Earlier I discussed the Island, and what got us out there initially – yea, they would give us housing, unlimited fishing, food, and we had to mow the lawns – simple – we could handle things they couldn’t, and we wanted to help – it’s a cool place with a ton of history (including us, because we are history *in more ways than one*)
However, that is when the true challenge at Star raises it’s ugly head.
Cash flow was not something the Conference Center had out there, so preventive maintenance was always an issue. It also ate equipment alive that hadn’t been winterized – and it never was. Some just left out for the season.
So, because of that, we often had to beg, borrow, or steal parts from one machine, to fix another – or even take two or three machines, and build one from the working parts – hence the ‘stone tools’ comment. The supply ship only went into Rye once a day, and even then you had to drive to the Store, so often times it could take a day or so, if you could even locate the part. Everything had to be planned in advance.
On Star, nothing happens quickly except the shits when you ignore the faucet that says ‘not drinking water’ and drink it anyway.
Another issue was donated equipment – now, why anyone would donate a clapped out 64 Ford Stake Body is anyone’s guess – did they really need the tax break that badly?
Carolyn and I were sitting on the deck one day, getting gooned on the Kahlua we had spiked our coffees with, when that truck died at the end of the dock. I just looked at her with a smile, and wandered on down to take a look – I found a few kids under the hood – they had no idea what they were looking at but at least they were trying.
I jumped up (yes not my first time working on this one) and popped the air cleaner. To my amusement, the kid helping exclaims “whoa there is the problem, it has oil in the air cleaner!’ (which was normal since it was an oil bath air cleaner) but whatever. A little fuel down the choke, a screwdriver holding it open and BOOM a big old backfire through the intake, as it came back to life. (this was a day of carburetor’s and mechanical pumps – they ran it out of gas)
Later that night, the Pelicans got together to discuss their day – things like ‘why walnuts are meat’ etc and one states ‘Did you see that guy earlier? He put gasoline in the carburetor – He almost blew the truck up – and there is still oil in the air filter!’ – Carolyn and I just quietly smiled at each other watching the sunset. One thing you have to give Star is the beauty of the place. If you haven’t figured it out by now, I kind of like it and the funny shit that went on.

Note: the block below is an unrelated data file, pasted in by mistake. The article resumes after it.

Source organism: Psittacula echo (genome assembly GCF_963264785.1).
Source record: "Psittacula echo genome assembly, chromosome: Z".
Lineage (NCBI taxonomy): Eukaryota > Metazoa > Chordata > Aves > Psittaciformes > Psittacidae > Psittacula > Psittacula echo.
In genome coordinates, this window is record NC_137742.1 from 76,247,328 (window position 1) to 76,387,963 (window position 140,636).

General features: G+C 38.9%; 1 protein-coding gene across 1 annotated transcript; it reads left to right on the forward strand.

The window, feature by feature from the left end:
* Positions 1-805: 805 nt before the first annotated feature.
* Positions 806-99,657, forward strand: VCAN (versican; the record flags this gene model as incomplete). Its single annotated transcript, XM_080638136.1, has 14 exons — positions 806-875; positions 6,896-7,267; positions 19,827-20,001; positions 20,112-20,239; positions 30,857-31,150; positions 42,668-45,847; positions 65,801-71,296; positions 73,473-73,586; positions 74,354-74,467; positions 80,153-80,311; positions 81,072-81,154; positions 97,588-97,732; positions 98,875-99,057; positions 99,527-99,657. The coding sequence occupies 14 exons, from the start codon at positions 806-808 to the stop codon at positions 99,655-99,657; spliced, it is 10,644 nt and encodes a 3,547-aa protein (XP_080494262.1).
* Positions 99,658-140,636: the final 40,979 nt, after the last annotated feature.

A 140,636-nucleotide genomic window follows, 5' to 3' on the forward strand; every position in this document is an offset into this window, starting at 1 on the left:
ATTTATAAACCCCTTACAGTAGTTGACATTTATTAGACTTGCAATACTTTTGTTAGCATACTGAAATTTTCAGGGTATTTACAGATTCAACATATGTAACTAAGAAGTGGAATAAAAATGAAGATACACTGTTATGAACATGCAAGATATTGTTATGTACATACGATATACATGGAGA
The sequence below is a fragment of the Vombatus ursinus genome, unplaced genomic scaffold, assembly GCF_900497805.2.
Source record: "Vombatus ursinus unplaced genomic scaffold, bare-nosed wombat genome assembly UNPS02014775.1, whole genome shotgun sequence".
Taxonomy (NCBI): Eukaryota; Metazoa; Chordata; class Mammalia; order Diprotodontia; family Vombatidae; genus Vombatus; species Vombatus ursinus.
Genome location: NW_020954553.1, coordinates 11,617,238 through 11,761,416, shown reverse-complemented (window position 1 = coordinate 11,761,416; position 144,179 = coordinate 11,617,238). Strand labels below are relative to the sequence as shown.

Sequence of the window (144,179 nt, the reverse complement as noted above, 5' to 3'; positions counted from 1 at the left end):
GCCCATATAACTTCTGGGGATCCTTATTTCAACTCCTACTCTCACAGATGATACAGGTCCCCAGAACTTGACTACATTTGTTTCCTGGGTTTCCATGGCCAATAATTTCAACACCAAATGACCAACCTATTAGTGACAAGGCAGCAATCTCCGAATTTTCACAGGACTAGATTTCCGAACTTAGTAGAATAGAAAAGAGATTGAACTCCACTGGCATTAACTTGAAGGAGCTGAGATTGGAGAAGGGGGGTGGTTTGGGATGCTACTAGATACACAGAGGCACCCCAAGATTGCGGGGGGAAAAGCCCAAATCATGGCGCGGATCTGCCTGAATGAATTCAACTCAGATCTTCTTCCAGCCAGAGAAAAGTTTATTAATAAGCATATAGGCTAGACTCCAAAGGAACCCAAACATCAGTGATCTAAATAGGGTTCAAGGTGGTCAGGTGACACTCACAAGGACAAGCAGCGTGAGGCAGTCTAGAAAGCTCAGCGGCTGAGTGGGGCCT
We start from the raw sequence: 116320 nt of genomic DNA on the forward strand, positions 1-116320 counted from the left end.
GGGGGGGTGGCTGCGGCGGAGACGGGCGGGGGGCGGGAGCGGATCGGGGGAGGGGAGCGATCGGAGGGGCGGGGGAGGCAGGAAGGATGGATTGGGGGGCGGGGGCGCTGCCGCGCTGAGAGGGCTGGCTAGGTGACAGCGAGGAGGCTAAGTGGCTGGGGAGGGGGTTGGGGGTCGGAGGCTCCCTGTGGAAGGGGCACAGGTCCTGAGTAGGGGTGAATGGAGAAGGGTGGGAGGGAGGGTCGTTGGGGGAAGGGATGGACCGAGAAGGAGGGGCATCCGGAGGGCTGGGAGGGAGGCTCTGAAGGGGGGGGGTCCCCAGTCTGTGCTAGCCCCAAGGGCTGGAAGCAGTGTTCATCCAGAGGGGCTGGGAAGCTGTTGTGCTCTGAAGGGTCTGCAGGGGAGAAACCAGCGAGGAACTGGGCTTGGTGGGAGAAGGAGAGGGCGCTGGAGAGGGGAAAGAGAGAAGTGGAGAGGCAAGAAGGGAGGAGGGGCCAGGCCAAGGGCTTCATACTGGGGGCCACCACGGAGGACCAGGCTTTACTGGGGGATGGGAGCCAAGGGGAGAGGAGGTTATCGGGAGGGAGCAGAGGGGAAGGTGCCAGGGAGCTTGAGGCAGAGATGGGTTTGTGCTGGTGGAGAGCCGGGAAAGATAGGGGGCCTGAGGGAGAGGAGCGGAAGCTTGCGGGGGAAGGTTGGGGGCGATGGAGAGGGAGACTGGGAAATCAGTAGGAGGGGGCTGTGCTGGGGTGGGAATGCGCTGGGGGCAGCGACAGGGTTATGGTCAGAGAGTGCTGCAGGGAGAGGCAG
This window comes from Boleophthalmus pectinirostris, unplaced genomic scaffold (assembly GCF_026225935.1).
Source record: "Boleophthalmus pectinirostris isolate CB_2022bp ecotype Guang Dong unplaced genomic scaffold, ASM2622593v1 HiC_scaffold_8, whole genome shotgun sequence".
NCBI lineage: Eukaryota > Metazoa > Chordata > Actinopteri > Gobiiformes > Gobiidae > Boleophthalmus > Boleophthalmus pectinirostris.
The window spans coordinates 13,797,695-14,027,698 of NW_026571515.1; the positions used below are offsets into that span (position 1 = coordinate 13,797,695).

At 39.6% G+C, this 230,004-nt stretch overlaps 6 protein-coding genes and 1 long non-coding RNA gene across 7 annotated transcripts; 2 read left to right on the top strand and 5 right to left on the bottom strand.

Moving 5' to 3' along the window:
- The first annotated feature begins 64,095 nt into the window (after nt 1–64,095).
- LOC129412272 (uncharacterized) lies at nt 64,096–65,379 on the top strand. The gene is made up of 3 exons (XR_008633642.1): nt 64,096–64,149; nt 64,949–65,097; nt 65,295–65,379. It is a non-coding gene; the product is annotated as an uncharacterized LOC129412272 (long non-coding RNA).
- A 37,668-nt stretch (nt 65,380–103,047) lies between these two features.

Star was a place of good lessons for all of us, including the Pelicans.
The Universalist Unitarians who manage Star, actually stocked huge pickle jars with condoms, available in the bathrooms on each floor. They knew shit was going on, so why not address it.
Working Star gave the kids a purpose, a schedule, and a work ethic – which made it particularly fun to fire up the un-muffled tractor at sunrise and wake the little bastards – rise and shine campers, it’s GROUNDHOG DAY – oh they never looked happy, as I mowed big giant crop circles into the wavy grass (the wavy grass, so pretty, wavy grass, WAVY grass … as I’m thinking ‘lady get out of the way’)
I’d say the only time people were more upset, was when we all dressed as ghosts and attacked the Folks coming out of Mass one night – horry sheet!! run Phil, run Dave! YES, there may have been alcohol involved. Luckily, the ghost count on Star didn’t increase that night.
At some point, the equipment and vehicles beyond salvage started to pile up, and everyone knew of it, but nobody spoke of it – talk about an elephant in the room, except this one was a Chevy, maybe a GMC.
It eventually led to Seamus, and “We came, we saw, we torched” – to this day I won’t get into specifics, but we spent weekends on the backside of the Island slicing bread trucks into plate sized pieces with cutting torches, and the borrowing the little harbor boat would make them go away.
If you knew how paranoid the Island was about a fire, you would have been asking ‘They let you do what?’, but again, I think most just wanted that shit gone. No open flames are allowed on the Island, and there we are cooking a steak tip with a cutting torch, as we slice up cars – figures.
Fire out there was NO joke, and the ground scrub made it worse than it had to be (read all the pretty ‘Sea Roses’). We used to discretely spray defoliant along the trails when no one was looking, only to have people notice two weeks after we made our escape that somehow the trails just look much larger than before. Someone had to do it – and to this day we are all questioning that new mole on our shoulder.
In the end, we brought what we could to work with, used parts from several sources to make one good tool, ran over the tulip beds with the sickle mower (seemingly year after year), sliced my own face open with an industrial weed whacker as I fixed it while it was still running because I was pissed, disrupted angry sea gulls who shit relentlessly, complained that walnuts are not meat, and that it isn’t dinner if it didn’t have a face – the back rocks had the best fishing, the caves each had a nightmarish story including one of a woman suffocating her own child to escape detection by people trying to kill her, and lovers cave where you occasionally saw more than you wanted (and sometimes saw everything you had hoped for)
And there was Jack quietly digging with his backhoe – “leg” he says, and up comes a thigh bone, hopefully a cow, I think the dog stole it.
So where to go next? I’m thinking the Smuttynose ‘Death March’ … for now, here is a great article on Appledore Island, right across from Star.
If you love History, you will enjoy this read. Star itself is beautiful, as Star’s Sister should be —